Kara WalkerPosted: October 16, 2014
In order to help along my project, I decided to look at some artists which may inspire me to gain momentum and bring my project in a new and exiting direction.
My lecturer suggested a lot of great artists for me to research, but one of my favourites is definitely Kara Walker, a US born artist (1969) who is most famous for her black silhouette cut outs which portray power, repression, history, race and sexuality.
Growing up, Walker always knew that she wanted to be an artist having been heavily inspired by her father’s own artwork.
Her paper silhouettes, often depicting history’s prejudice again black people, especially black women, I feel are incredibly powerful. What I love the most about them is the fact that they are on such a huge scale, covering entire walls in exhibitions, when usually you would think of paper silhouettes as being fairly small, or the black shape to be created with shadow. I feel like she has deliberately chosen to go against that and make them huge, unavoidable, and in your face as if to say “Look at this!”, “Don’t shove America’s dark history under the mat.”
Her cut outs often depict fairly uncomfortable scenes, too, such as this one, where there appears to be a black woman holding her child, and letting it urinate into the mouth of a white woman. Most of her picture appear to be set in the era of Slavery in America, as the latter woman is dressed in typical of-the-time clothing.
Despite this, there seems to be a definitely shift in power between both women; the white woman is on her knees, begging, where as the black woman is standing up straight, showing off her obvious motherhood through her child and the milk from her breast.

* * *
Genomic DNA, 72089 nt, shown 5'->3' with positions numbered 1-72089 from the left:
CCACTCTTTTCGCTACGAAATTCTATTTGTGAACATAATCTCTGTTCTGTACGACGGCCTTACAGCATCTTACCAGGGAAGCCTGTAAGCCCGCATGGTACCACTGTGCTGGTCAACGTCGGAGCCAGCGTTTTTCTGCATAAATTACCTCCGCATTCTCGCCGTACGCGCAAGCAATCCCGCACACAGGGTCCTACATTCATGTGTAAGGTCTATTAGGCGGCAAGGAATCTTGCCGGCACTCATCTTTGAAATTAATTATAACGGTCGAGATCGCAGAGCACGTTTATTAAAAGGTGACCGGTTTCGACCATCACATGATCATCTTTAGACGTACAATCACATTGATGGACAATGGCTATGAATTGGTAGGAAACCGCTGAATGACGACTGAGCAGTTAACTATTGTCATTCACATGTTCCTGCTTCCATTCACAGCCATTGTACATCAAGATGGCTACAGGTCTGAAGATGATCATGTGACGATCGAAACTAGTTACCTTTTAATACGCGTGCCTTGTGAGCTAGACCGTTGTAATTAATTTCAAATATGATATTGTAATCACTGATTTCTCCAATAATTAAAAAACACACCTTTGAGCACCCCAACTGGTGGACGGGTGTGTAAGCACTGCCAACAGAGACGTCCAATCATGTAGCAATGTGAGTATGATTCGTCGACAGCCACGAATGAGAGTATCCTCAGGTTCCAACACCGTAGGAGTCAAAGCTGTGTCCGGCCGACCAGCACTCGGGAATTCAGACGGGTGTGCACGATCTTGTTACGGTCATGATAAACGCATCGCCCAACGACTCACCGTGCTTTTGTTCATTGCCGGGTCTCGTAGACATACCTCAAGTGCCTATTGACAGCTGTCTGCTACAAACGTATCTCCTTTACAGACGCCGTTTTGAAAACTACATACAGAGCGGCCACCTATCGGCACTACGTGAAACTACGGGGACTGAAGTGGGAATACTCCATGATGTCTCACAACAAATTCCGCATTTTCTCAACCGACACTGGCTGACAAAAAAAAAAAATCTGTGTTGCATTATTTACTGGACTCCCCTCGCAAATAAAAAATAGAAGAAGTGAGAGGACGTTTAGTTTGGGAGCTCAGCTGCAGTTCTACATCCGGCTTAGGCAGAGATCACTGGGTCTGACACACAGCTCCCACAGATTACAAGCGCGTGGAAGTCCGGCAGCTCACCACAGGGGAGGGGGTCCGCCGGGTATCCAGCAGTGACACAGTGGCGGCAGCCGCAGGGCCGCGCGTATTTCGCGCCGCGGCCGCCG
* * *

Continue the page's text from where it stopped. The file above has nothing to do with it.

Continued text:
The children to the right of the picture seem to also be of different race, although they are not fighting each other, or trying to be more powerful than each other -I find this interesting, and personally see it as a way of showing that children are born without prejudice, but develop it over time through their parents and observation.
I find it difficult to decide what the meaning of the objects in the girls’ hands are – especially what the girl on the far right is holding. She could either be holding a toy, which would go along with my point of children having no prejudices, or it would be a small weapon – which, directed at the black mother, could mean something altogether much more sinister.
As a feminist, and someone who is very passionate about the profound importance of equality, I find Walker’s art incredibly interesting. I would love to be able to create such strong and thought provoking images as this artist, and hope to find a way to include her influence in my future works.